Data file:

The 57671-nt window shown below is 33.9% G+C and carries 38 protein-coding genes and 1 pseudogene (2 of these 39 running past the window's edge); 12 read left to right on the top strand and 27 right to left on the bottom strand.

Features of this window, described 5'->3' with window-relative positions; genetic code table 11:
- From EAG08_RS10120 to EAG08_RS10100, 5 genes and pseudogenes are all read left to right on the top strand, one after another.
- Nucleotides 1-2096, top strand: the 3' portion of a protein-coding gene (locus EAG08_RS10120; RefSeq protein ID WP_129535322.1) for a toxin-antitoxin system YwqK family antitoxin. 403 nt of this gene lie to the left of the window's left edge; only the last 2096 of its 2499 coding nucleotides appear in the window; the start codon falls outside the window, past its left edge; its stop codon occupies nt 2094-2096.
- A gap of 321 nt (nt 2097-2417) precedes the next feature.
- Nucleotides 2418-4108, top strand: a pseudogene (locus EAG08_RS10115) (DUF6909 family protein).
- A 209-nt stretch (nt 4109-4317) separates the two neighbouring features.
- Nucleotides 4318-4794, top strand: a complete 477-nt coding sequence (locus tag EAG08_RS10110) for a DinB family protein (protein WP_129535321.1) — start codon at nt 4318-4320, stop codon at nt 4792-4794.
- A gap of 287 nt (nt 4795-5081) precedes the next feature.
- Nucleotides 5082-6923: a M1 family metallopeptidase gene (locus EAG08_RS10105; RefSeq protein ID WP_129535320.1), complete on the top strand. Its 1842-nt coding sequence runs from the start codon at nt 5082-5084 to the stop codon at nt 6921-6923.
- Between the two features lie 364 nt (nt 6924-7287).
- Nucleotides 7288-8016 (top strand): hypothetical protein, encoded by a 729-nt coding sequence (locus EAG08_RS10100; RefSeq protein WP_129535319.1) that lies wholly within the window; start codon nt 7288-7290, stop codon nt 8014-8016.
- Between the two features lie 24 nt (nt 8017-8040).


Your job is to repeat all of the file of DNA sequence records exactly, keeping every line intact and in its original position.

The 57671-nt window shown below is 33.9% G+C and carries 38 protein-coding genes and 1 pseudogene (2 of these 39 running past the window's edge); 12 read left to right on the top strand and 27 right to left on the bottom strand.

Features of this window, described 5'->3' with window-relative positions; genetic code table 11:
- From EAG08_RS10120 to EAG08_RS10100, 5 genes and pseudogenes are all read left to right on the top strand, one after another.
- Nucleotides 1-2096, top strand: the 3' portion of a protein-coding gene (locus EAG08_RS10120; RefSeq protein ID WP_129535322.1) for a toxin-antitoxin system YwqK family antitoxin. 403 nt of this gene lie to the left of the window's left edge; only the last 2096 of its 2499 coding nucleotides appear in the window; the start codon falls outside the window, past its left edge; its stop codon occupies nt 2094-2096.
- A gap of 321 nt (nt 2097-2417) precedes the next feature.
- Nucleotides 2418-4108, top strand: a pseudogene (locus EAG08_RS10115) (DUF6909 family protein).
- A 209-nt stretch (nt 4109-4317) separates the two neighbouring features.
- Nucleotides 4318-4794, top strand: a complete 477-nt coding sequence (locus tag EAG08_RS10110) for a DinB family protein (protein WP_129535321.1) — start codon at nt 4318-4320, stop codon at nt 4792-4794.
- A gap of 287 nt (nt 4795-5081) precedes the next feature.
- Nucleotides 5082-6923: a M1 family metallopeptidase gene (locus EAG08_RS10105; RefSeq protein ID WP_129535320.1), complete on the top strand. Its 1842-nt coding sequence runs from the start codon at nt 5082-5084 to the stop codon at nt 6921-6923.
- Between the two features lie 364 nt (nt 6924-7287).
- Nucleotides 7288-8016 (top strand): hypothetical protein, encoded by a 729-nt coding sequence (locus EAG08_RS10100; RefSeq protein WP_129535319.1) that lies wholly within the window; start codon nt 7288-7290, stop codon nt 8014-8016.
- Between the two features lie 24 nt (nt 8017-8040).